Professor Kohn said Mr. Rumsfeld has angered members of the U.S. Congress, including leaders of his own Republican Party, by not sharing information with them. But this, too, can be considered part of the war effort. “Secretary Rumsfeld has cracked down ruthlessly on leaks, and that is very positive also. As the United States gets ready to make war, it should not be second-guessed by its own military leadership, and it should not have the confidence of the American people in the government's effectiveness and plans called into question by its own military professionals,” he said.
An article in The Christian Science Monitor newspaper traces the secretary's tactics to his days as a wrestler at Princeton University where ‘Pin your opponent fast’ was a common motto. But a more prominent trait may be the talent for organization he demonstrated in his first stint as U.S. Defense Secretary in the Ford Administration and later in a successful business career.
He missed the political arena and made a few attempts to return, including an unsuccessful bid for the Presidency in 1988. Then, while living quietly with his wife on an elegant estate in the state of New Mexico, he was recalled to the defense department by President Bush.
At 70, there is no sign of slowing down. "He is a constant source of energy," asserts Deputy Defense Secretary Paul Wolfowitz. "Where he goes, a storm is sure to gather."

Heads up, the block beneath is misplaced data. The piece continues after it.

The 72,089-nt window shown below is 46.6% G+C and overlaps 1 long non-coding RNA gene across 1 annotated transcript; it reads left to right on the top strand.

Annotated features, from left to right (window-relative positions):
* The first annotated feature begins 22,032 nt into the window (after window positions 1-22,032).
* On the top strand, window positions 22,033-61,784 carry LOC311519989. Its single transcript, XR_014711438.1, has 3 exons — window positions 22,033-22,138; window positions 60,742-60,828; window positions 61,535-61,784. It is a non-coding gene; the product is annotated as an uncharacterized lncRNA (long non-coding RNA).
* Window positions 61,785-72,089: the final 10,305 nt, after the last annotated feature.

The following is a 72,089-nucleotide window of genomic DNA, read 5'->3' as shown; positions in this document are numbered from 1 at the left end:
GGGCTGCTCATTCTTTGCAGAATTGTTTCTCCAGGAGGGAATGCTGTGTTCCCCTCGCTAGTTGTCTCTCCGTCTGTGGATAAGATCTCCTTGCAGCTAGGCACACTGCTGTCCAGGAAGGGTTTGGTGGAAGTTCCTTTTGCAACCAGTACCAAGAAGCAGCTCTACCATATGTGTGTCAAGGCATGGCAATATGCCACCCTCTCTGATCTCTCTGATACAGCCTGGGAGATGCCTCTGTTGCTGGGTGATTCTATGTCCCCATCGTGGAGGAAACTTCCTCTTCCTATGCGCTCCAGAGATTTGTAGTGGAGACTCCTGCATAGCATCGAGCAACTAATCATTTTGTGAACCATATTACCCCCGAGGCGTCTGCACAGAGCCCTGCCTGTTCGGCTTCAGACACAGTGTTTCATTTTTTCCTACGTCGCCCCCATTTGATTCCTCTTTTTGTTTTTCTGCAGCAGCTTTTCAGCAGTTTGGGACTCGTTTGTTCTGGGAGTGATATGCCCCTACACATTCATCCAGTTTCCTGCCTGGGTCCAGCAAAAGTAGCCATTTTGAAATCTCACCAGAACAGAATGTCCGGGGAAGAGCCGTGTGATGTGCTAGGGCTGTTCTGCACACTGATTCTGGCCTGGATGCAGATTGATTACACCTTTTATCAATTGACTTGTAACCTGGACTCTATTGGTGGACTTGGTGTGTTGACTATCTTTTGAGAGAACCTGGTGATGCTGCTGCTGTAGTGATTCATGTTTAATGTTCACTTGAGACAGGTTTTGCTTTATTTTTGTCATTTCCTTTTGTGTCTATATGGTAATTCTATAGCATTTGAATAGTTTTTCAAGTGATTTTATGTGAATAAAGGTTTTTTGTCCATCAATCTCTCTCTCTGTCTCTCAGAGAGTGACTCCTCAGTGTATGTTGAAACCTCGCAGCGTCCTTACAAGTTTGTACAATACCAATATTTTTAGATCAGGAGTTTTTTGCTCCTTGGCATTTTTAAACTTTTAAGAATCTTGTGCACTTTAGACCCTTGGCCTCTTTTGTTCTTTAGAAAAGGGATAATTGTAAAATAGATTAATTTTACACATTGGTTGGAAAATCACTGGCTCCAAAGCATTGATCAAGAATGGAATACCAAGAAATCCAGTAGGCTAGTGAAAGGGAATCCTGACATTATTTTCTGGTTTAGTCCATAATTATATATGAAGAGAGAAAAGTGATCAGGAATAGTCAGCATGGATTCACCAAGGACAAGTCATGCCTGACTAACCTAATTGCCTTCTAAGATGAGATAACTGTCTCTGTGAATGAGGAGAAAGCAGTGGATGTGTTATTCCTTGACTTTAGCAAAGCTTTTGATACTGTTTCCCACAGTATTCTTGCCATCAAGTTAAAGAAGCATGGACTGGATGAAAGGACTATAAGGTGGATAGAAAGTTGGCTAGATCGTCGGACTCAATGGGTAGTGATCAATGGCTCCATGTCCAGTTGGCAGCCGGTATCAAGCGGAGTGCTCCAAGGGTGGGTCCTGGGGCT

Whatever happens with Iraq, says Professor Kohn, Secretary Rumsfeld wants to leave as his legacy firm civilian control of the military. "He has been, I think, the most assertive senior defense official on the subject of civilian control since Robert Macnamara (defense secretary under President John F. Kennedy), and that has been a very positive development. How much control he really exercises is uncertain because of the complexity of the job and the dispersion of power between the Congress and the White House and the very depth of the bureaucracy,” he said.
Michael O'Hanlon said this reassertion of civilian control is overdue. “The basic way in which he challenges the military services and the pentagon to do better and rethink their approach is actually necessary. We have not had a lot of that in recent years, especially during the Clinton period when the administration was a little reluctant to challenge the uniformed military. Rumsfeld does not have that shyness or that nervousness about challenging the military,” he said.
Mr. O'Hanlon says the military may complain even while Secretary Rumsfeld is increasing their budget by 70 percent over the coming decade. Confident often to the point of arrogance, he is never going to win a popularity contest. After disparaging the draft of civilians into the armed services, he was forced to apologize to indignant veteran groups.
"If you are timid or shy or just try to be polite with the military, you will not change that huge institution and the huge gobbler of federal dollars," Mr. O'Hanlon said. "If I had to choose, I would not want to spend a weekend with Rumsfeld on the beach or on the baseball field, but I am glad he is my secretary of defense because he will be tough. And that is what's needed if there is war," said Mr. O'Hanlon.
He and others agree Donald Rumsfeld is the man to lead it.